By He Wenping
Africa's development has once again become a hot topic on the eve of the G8 Summit.
Some Western media and politicians are pointing their fingers at China on the issue of providing aid and loans to Africa.
German Finance Minister Peer Steinbrueck said at the G8 finance ministers' meeting, convened earlier this month to set the tone for the summit, that China's aid to Africa impacts Western creditor nations' efforts to reduce African nations' debts and could trigger a new round of debt crisis.
Careful study of the issue, however, does not support their conclusion.
As a matter of fact, Chinese aid and loans to Africa are much smaller in sum than those from Western countries, so have less impact on the debt issue.
This does not include a host of other factors such as the origin of the debt issue, China's efforts at resolving the debt problem, and the effects of Chinese aid and credits on African countries.
All taken, it is hard to reach the conclusion that China's supposedly irresponsible aid to African nations could trigger a new debt crisis.
As a matter of fact, Chinese aid, investment and economic cooperation with African nations have contributed significantly to the strong rebound of the African economy in recent years.
The debt issue in Africa began decades ago. The astronomical US$300 billion debt constitutes the bottleneck of Africa's economic development.
Western countries are in fact responsible for the debt. Many African countries, feeling the pinch of capital shortfalls in their efforts to industrialize, borrowed heavily from abroad in the 1960s and 70s.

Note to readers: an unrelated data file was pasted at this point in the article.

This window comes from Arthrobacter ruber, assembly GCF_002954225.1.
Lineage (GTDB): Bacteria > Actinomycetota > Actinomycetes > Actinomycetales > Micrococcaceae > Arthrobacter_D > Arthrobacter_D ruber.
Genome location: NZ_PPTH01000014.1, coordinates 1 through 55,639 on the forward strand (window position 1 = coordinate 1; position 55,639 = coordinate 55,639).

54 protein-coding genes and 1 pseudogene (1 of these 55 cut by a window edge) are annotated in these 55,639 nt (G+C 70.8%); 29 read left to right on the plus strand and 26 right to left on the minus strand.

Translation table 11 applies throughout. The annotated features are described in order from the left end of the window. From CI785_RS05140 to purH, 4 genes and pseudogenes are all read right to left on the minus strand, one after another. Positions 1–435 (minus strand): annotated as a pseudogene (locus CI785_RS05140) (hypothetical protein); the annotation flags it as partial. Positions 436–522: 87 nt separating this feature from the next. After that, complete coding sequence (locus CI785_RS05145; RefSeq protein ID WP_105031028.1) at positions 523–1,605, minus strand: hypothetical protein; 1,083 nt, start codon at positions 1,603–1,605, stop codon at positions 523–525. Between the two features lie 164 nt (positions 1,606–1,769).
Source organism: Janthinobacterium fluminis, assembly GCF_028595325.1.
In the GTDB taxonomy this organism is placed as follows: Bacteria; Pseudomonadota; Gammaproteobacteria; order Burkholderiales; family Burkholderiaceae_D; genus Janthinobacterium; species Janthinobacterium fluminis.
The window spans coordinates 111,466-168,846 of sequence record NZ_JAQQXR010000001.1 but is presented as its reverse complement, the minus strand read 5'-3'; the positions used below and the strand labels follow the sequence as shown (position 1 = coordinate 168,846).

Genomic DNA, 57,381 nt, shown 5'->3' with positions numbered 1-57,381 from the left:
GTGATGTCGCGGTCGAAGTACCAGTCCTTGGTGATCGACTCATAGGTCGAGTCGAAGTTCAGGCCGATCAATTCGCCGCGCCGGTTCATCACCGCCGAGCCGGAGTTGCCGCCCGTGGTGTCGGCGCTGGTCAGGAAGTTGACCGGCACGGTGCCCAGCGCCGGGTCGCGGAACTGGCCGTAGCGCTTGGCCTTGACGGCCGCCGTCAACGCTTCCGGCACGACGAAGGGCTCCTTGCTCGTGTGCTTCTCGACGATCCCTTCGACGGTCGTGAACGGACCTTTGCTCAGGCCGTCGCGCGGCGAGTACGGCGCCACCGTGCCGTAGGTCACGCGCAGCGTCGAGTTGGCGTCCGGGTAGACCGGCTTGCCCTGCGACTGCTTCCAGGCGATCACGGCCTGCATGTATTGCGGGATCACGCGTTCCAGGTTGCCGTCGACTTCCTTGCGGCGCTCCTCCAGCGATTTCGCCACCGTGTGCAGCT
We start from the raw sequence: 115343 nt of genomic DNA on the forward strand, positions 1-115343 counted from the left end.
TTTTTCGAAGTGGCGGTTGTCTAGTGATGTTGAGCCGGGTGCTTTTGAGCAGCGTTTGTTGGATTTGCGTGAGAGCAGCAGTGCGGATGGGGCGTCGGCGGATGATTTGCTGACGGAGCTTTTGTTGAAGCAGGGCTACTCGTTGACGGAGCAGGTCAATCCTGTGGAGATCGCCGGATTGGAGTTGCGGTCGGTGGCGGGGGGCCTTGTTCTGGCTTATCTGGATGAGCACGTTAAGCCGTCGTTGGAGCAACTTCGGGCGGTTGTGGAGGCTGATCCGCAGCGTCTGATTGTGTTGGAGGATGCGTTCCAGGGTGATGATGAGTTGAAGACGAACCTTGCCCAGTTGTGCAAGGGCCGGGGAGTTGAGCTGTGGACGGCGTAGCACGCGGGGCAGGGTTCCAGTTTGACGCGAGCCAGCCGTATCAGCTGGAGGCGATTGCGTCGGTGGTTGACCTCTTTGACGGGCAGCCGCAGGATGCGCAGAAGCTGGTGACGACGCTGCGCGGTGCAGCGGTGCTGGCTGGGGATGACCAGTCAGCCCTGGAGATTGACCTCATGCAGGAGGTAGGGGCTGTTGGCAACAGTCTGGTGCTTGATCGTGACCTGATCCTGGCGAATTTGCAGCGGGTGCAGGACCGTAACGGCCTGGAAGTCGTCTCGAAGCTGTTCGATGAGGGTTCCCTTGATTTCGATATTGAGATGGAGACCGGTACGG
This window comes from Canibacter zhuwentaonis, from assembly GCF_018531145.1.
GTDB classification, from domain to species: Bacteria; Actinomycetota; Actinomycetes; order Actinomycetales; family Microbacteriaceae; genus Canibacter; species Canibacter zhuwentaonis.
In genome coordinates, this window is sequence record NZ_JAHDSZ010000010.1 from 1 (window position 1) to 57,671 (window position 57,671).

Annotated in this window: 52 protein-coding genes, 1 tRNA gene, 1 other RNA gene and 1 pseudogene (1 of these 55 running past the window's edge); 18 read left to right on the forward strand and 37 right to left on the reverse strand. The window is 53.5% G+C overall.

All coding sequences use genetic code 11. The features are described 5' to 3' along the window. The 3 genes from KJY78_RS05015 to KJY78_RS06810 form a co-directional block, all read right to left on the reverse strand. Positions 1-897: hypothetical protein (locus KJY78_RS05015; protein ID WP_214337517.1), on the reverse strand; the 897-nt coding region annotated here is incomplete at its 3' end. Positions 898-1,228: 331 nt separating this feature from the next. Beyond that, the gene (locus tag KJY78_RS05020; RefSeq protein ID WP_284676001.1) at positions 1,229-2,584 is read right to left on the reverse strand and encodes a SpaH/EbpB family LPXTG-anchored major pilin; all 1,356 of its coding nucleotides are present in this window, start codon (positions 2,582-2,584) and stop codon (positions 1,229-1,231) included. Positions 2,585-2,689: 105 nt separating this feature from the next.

However, the climate for African countries' exports deteriorated over the last two decades or so, owing to the plummeting of prices for primary products and trade barriers erected by Western countries.
This has led to payment imbalances and the weakening of African nations' payment capabilities. As a result, many African countries have to borrow -- creating new debts to pay off old ones. The problem is compounded by high interest rates.
Although China is a minor creditor country compared with Western creditor nations and monetary institutions - and at the same time a debtor developing nation itself - the country still makes efforts to help resolve the African debt issue.
At the First China-Africa Cooperation Forum in October 2000 in Beijing, the Chinese government pledged to write off African countries' 156 overdue debts totaling 10.5 billion yuan (US$1.3 billion) in two years. The pledge was fulfilled ahead of schedule.
At the Third China-Africa Cooperation Forum last November in Beijing, the Chinese government again pledged to forgive the government interest-free loans of more than 10 billion yuan (US$1.3 billion) overdue by the end of 2005. These were loans made to the most heavily in debt and least developed of the African countries with diplomatic ties to China.
China started providing aid to Africa in 1956. During Premier Zhou Enlai's visit to Africa in the early 1960s, the Chinese government established eight principles for offering aid to foreign countries.